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Journal of Biomedicine and Biotechnology
Volume 2010 (2010), Article ID 104918, 10 pages
http://dx.doi.org/10.1155/2010/104918
Review Article

Cytotoxic T Cells in H. pylori-Related Gastric Autoimmunity and Gastric Lymphoma

1Section Molecular Microbiology, Department of Molecular Cell Biology, VU University, De Boelelaan 1085, 1081 HV, Amsterdam, The Netherlands
2Department of Internal Medicine, University of Florence, viale Morgagni 85, 50134 Florence, Italy

Received 18 January 2010; Accepted 28 April 2010

Academic Editor: Gad Frankel

Copyright © 2010 Mathijs P. Bergman and Mario M. D'Elios. This is an open access article distributed under the Creative Commons Attribution License, which permits unrestricted use, distribution, and reproduction in any medium, provided the original work is properly cited.

Abstract

Helicobacter pylori infection is the major cause of gastroduodenal pathologies, but only a minority of infected patients develop gastric B-cell lymphoma, gastric autoimmunity, or other life threatening diseases, as gastric cancer or peptic ulcer. The type of host immune response against H. pylori, particularly the cytolytic effector functions of T cells, is crucial for the outcome of the infection. T cells are potentially able to kill a target via different mechanisms, such as perforins or Fas-Fas ligand interaction. In H. pylori-infected patients with gastric autoimmunity cytolytic T cells, that cross-recognize different epitopes of H. pylori proteins and -ATPase autoantigen, infiltrate the gastric mucosa and lead to gastric atrophy via long-lasting activation of Fas ligand-mediated appotosis and perforin-induced cytotoxicity. On the other hand, gastric T cells from MALT lymphoma exhibit defective perforin- and Fas-Fas ligand-mediated killing of B cells, with consequent abnormal help for B-cell proliferation, suggesting that deregulated and exhaustive H. pylori-induced T cell-dependent B-cell activation can support both the onset and the promotion of low-grade B-cell lymphoma.

1. Introduction

Helicobacter pylori is a Gram-negative gastrointestinal bacterium that has coevolved with its human host for at least 58.000 years, and worldwide still half of the human population is infected [1]. H. pylori infection leads to chronic inflammation of the gastric mucosa, which remains often without clinical symptoms. However, serious diseases as peptic ulcer disease, mucosa-associated lymphoid tissue (MALT) lymphoma, and gastric adenocarcinoma develop in 15 percent of the infected population [2]. Whereas H. pylori infection triggers a vigorous immune response, resulting in high titres of H. pylori-specific antibodies, this response is not sufficient for eradication of the pathogen and when remaining untreated with antibiotics, infection will remain for life. Therefore, H. pylori is often regarded a model organism for persistent bacterial infection in man [3].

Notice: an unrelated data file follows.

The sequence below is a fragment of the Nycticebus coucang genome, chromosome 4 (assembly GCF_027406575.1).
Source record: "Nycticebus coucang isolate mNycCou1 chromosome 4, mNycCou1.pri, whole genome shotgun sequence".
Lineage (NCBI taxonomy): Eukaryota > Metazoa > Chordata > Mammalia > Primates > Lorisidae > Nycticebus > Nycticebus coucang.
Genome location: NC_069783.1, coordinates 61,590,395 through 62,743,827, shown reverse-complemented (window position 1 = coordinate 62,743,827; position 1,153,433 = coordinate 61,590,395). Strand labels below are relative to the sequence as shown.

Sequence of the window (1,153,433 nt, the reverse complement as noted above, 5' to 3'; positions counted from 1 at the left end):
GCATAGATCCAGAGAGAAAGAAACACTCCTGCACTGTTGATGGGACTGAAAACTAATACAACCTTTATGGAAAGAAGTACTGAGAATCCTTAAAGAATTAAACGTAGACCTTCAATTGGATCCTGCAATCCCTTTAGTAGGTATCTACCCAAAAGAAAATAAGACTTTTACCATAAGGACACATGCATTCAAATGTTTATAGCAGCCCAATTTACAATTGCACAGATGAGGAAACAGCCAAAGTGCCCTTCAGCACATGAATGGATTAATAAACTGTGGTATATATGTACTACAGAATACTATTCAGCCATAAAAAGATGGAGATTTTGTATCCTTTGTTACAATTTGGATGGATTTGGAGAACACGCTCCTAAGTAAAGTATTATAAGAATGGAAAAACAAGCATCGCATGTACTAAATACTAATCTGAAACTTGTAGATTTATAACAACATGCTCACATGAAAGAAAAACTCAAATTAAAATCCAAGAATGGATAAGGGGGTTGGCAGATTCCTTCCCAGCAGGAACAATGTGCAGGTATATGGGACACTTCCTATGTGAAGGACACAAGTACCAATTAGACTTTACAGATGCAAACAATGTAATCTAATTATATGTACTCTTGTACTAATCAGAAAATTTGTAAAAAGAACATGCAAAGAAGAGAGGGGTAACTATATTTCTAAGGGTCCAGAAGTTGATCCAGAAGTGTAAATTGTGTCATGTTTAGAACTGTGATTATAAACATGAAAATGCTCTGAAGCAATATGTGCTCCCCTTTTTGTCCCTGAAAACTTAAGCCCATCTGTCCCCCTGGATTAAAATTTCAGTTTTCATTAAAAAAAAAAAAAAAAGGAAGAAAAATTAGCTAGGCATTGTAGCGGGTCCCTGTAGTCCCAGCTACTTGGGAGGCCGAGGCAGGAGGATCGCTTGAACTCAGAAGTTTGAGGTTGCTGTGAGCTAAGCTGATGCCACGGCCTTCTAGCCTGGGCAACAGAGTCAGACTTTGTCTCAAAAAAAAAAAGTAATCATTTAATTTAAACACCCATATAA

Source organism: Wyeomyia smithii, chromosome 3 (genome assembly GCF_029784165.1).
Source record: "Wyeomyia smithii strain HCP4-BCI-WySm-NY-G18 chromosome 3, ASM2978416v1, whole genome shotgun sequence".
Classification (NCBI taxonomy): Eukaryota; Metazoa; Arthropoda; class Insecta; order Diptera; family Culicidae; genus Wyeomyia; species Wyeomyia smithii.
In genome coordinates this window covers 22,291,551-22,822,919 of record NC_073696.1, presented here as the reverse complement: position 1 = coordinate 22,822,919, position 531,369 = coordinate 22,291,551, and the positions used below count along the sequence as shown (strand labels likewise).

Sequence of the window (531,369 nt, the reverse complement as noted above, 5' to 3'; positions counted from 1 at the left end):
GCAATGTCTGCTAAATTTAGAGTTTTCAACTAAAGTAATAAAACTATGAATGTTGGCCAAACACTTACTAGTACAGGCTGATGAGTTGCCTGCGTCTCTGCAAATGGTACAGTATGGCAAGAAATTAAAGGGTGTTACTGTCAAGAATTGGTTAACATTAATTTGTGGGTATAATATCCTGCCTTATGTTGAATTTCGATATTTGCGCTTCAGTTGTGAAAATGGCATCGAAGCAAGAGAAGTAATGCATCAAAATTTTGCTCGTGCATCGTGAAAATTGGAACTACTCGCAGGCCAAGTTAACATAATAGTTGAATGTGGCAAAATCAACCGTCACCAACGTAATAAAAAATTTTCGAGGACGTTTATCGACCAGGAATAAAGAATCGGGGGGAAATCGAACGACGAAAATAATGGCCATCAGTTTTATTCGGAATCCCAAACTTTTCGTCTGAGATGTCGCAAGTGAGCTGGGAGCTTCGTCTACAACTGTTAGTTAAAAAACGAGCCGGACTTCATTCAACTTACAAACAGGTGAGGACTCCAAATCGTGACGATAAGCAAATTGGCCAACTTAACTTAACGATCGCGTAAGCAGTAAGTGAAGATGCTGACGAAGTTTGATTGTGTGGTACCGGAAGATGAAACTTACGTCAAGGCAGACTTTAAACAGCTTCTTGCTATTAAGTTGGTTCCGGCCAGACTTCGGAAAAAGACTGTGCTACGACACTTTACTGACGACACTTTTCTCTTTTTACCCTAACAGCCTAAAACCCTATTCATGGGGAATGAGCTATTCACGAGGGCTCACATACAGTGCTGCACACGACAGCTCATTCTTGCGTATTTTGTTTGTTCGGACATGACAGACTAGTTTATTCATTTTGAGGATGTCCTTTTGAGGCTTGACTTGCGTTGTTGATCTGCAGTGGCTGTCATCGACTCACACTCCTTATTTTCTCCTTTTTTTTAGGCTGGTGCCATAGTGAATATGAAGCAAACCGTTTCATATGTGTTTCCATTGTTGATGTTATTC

H. pylori is heterogeneous and outcome of infection depends on both bacterial virulence factors and host genetics, as reviewed in [4]. Whereas appropriate host immune responses lead to asymptomatic persistent colonization, H. pylori-associated pathology is the result of aberrant inflammation.

1.1. The Immune Response to H. pylori Infection

H. pylori induces a strong innate immune response that involves various components of the innate immune system, including nucleotide-binding oligomerization domain protein I (Nod1) [5] and secretion of antimicrobial peptides [6]. In addition, studies report that H. pylori induces pro-inflammatory gene expression in host cells via Toll-like receptor (TLR)2, TLR4, TLR5, and TLR9 [710]. However, several of these reports present conflicting data and this area requires further research, which should take into account TLR expression dynamics [11] and the actual repertoire of expressed TLR in the infected gastric mucosa in vivo. The innate immune response to H. pylori results in inflammation of the gastric epithelium (gastritis) and induces an influx of neutrophils and other immune cell though the release of chemokines and cytokines, as reviewed in [12], thereby being essential for the initiation of an acquired immune response to H. pylori.

Immunity to Helicobacter is dependent on T cells. The murine H. felis infection model provides a useful model resembling gastric pathological changes in human H. pylori infection. H. felis infection of B and T cell-deficient ( ) mice and T cell-deficient ( ) mice does not result in gastric pathology despite high levels of colonization, whereas infection of B cell-deficient mice results in severe gastric alteration, identical to those seen in immunocompetent mice [13]. These results indicate that T cells are required for protection against Helicobacter, but also that gastric immune mediated damage is dependent on T cells, and not by B cells or antibody secretion.

cells can be categorized according to their cytokine-secretion profile and cytotoxic potential. There are two main subsets of T helper (Th) cells. Th1 cells secrete tumour necrosis factor (TNF) and interferon ( ), lyse antigen-loaded target cells through mechanisms that are mediated by perforin or FAS (also known as CD95), and elicit macrophage activation. Th2 cells secrete interleukin ( ), , and , are involved in down regulation of Th1cell-mediated inflammatory events, and facilitate production of antibodies by B cells.